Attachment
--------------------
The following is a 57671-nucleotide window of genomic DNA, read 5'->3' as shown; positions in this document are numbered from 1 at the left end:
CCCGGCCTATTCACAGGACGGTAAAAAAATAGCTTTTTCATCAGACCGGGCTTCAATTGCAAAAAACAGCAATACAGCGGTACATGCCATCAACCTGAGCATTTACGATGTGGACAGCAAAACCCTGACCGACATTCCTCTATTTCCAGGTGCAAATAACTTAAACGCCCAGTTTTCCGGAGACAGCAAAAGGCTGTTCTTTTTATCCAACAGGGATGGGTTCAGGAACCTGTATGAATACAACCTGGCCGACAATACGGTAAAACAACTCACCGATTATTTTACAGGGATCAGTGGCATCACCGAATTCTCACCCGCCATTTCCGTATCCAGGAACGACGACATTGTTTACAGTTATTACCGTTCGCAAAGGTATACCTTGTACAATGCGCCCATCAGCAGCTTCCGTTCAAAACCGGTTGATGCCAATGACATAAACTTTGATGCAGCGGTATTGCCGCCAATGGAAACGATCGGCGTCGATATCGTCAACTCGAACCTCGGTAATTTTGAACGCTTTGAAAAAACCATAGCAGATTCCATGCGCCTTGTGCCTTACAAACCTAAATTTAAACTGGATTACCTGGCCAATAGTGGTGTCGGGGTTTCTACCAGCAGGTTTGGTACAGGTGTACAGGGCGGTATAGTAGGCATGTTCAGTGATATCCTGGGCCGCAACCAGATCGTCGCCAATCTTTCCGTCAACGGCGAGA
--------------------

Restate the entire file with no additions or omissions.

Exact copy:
The following is a 57671-nucleotide window of genomic DNA, read 5'->3' as shown; positions in this document are numbered from 1 at the left end:
CCCGGCCTATTCACAGGACGGTAAAAAAATAGCTTTTTCATCAGACCGGGCTTCAATTGCAAAAAACAGCAATACAGCGGTACATGCCATCAACCTGAGCATTTACGATGTGGACAGCAAAACCCTGACCGACATTCCTCTATTTCCAGGTGCAAATAACTTAAACGCCCAGTTTTCCGGAGACAGCAAAAGGCTGTTCTTTTTATCCAACAGGGATGGGTTCAGGAACCTGTATGAATACAACCTGGCCGACAATACGGTAAAACAACTCACCGATTATTTTACAGGGATCAGTGGCATCACCGAATTCTCACCCGCCATTTCCGTATCCAGGAACGACGACATTGTTTACAGTTATTACCGTTCGCAAAGGTATACCTTGTACAATGCGCCCATCAGCAGCTTCCGTTCAAAACCGGTTGATGCCAATGACATAAACTTTGATGCAGCGGTATTGCCGCCAATGGAAACGATCGGCGTCGATATCGTCAACTCGAACCTCGGTAATTTTGAACGCTTTGAAAAAACCATAGCAGATTCCATGCGCCTTGTGCCTTACAAACCTAAATTTAAACTGGATTACCTGGCCAATAGTGGTGTCGGGGTTTCTACCAGCAGGTTTGGTACAGGTGTACAGGGCGGTATAGTAGGCATGTTCAGTGATATCCTGGGCCGCAACCAGATCGTCGCCAATCTTTCCGTCAACGGCGAGA